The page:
When I approached his truck, he started calling me every name in the book, and when I told him why I was stopping him, he went wild. I could see the black garbage bag in the bed of the truck, and I told him I knew what was in the bag. You could see the resignation in his face grow as I related to him how long I had been watching him and when he had caught each one of his fish.
He confessed, and asked how much the fine would be. When I told him the fine would be $105.00, he told me he would beat me in court. I told him that was his right and I thought that I had enough evidence to win, and if he wanted a hearing, it was his right. I issued him a citation and he went on his way without any of his trout. I needed them for evidence at any hearing that would be held.
One week later I saw his truck parked at an old road that leads to the backwaters of the upper lake at Hereford Manor. I decided to take a walk and check him. It looked like rain, so I got my rainsuit out of the trunk and put it on. I almost blew it before I even got started. The old road leads right into the lake, and most people fish on the left side of the road. I eased into a position where I could see to the left of the road and there was no one there. I glanced quickly to the right, and there he was, and I was in plain sight. I eased back out of sight as quietly as I could. Luckily, he didn't see me.
I tiptoed into the woods behind him and settled down for the wait. I had no sooner sat down when it started to rain. It was now three hours later and "Santa Claus" had not caught a fish and I was getting wetter by the minute.
This brings me to the beginning of my story. Another hour passed and still no fish. I was about ready to call it quits, when suddenly he grabbed his fishing pole and set the hook. He landed the trout and laid it on the shore. Then he climbed up the bank and looked all around. This caused me to bury my face in the wet leaves and hope I was hidden from his view.
After a couple of minutes, I chanced a quick look. He was pulling up his hip boots. I wondered what he was doing. When he had his hip boots pulled up, he again climbed up the bank and looked all around. Once more I had my face buried in the wet leaves. I glanced up and he was wading the shallows to the other side of the lake. He bent over and pulled up a stringer full of fish. He placed the fish he had just caught on the stringer and started wading back to where his fishing poles were. He gathered up all of his equipment and started up the old road to his truck. He passed within 10 feet of me and never saw me. I dropped in behind him and started up the road. He was carrying his fishing poles, bait bucket, tackle box, and the stringer of fish.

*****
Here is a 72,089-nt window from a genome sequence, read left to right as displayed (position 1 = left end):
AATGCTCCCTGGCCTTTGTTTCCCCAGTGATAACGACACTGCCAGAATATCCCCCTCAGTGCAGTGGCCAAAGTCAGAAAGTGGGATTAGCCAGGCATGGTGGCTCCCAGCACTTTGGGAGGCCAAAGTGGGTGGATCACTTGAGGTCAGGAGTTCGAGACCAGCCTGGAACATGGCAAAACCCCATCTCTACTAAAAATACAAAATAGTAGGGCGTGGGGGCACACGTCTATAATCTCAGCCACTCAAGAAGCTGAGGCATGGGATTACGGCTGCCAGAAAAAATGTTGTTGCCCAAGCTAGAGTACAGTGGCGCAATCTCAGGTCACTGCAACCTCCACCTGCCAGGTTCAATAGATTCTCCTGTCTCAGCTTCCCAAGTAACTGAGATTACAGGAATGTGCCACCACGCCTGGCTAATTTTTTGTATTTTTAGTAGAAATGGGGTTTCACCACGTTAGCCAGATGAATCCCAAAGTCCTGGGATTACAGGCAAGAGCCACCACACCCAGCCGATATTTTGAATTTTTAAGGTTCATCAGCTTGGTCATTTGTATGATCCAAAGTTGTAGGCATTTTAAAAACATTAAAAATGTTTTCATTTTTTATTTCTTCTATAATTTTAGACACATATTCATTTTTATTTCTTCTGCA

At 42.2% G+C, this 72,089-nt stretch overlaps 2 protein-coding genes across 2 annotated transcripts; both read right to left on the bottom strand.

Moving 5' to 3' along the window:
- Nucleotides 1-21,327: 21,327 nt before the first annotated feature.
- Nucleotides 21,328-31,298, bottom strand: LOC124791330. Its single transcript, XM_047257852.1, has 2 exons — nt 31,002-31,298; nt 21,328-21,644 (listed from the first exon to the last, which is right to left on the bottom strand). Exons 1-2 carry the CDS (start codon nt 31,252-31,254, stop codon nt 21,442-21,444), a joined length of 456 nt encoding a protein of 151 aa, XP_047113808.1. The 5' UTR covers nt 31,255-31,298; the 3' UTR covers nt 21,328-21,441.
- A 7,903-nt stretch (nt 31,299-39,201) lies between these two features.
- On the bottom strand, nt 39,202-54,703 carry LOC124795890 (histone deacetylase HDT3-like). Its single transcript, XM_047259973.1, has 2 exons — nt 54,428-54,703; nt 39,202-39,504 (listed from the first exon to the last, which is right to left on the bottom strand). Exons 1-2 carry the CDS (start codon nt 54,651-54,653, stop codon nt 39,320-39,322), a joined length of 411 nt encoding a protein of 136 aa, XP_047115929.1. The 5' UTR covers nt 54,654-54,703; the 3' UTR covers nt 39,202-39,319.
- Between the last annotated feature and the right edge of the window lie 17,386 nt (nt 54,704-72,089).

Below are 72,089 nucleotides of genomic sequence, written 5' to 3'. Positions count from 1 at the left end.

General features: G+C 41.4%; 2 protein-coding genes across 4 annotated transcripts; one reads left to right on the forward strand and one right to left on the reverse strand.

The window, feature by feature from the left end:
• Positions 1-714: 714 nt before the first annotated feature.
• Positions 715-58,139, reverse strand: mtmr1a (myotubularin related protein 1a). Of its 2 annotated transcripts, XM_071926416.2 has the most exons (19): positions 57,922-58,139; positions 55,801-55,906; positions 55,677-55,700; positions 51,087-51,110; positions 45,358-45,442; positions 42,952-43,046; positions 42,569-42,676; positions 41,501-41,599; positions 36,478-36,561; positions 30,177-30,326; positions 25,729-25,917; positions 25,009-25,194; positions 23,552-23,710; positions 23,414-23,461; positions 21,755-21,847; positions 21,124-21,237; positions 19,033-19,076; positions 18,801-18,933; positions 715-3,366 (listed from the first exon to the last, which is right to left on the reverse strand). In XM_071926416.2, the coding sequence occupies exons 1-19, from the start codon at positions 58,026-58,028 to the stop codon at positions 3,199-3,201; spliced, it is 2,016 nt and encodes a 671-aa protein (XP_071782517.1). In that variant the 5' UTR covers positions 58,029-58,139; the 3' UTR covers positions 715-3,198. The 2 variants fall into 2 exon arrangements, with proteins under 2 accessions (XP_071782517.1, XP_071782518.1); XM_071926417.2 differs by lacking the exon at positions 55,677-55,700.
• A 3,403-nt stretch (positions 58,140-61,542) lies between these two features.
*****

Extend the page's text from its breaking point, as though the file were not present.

About halfway up the hill, he needed to take a break and I decided to re-introduce myself to him at this point. I said, "I'll give you a hand and help you carry your fish." When I spoke, he jumped and turned to look at me, and said, "Don't you have anything better to do than bother me?" I said something to the effect that I had nothing better to do than apprehend people who catch too many fish. I asked him how many fish he had on the string and he told me he thought he had 18 fish. I said we would count the fish when we got to our vehicles.
We had a good conversation on our way to the truck. Mainly he wanted to know where I was hiding because he never saw me. When we arrived at our vehicles, I started counting the trout on the stringer. He was off on his count. There were 23 trout on the stringer. He was 20 trout over the limit, and when I told him the fine was going to be $225.00 this time, he wasn't very happy. It seems he had stopped at the district justice's office and paid the first fine on his way to the lake. I issued him another citation and told him to start heeding the creel limits. He smiled at me told me I couldn't be watching all the time.
He was right. I couldn't watch him all the time. We ran into "Santa Claus" several times over the next couple of years, but we never found him to be over his creel limit. I don't know if he mended his ways and started heeding the creel limit, or if he just became more adept at breaking the law.
He died a few years ago, and in a way I miss the challenge. It was us trying to catch him and him trying to get away with breaking the law. When my deputies and I reminisce, telling "war stories," we all smile when someone mentions "Santa Claus."
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November/December 1998 PA Angler & Boater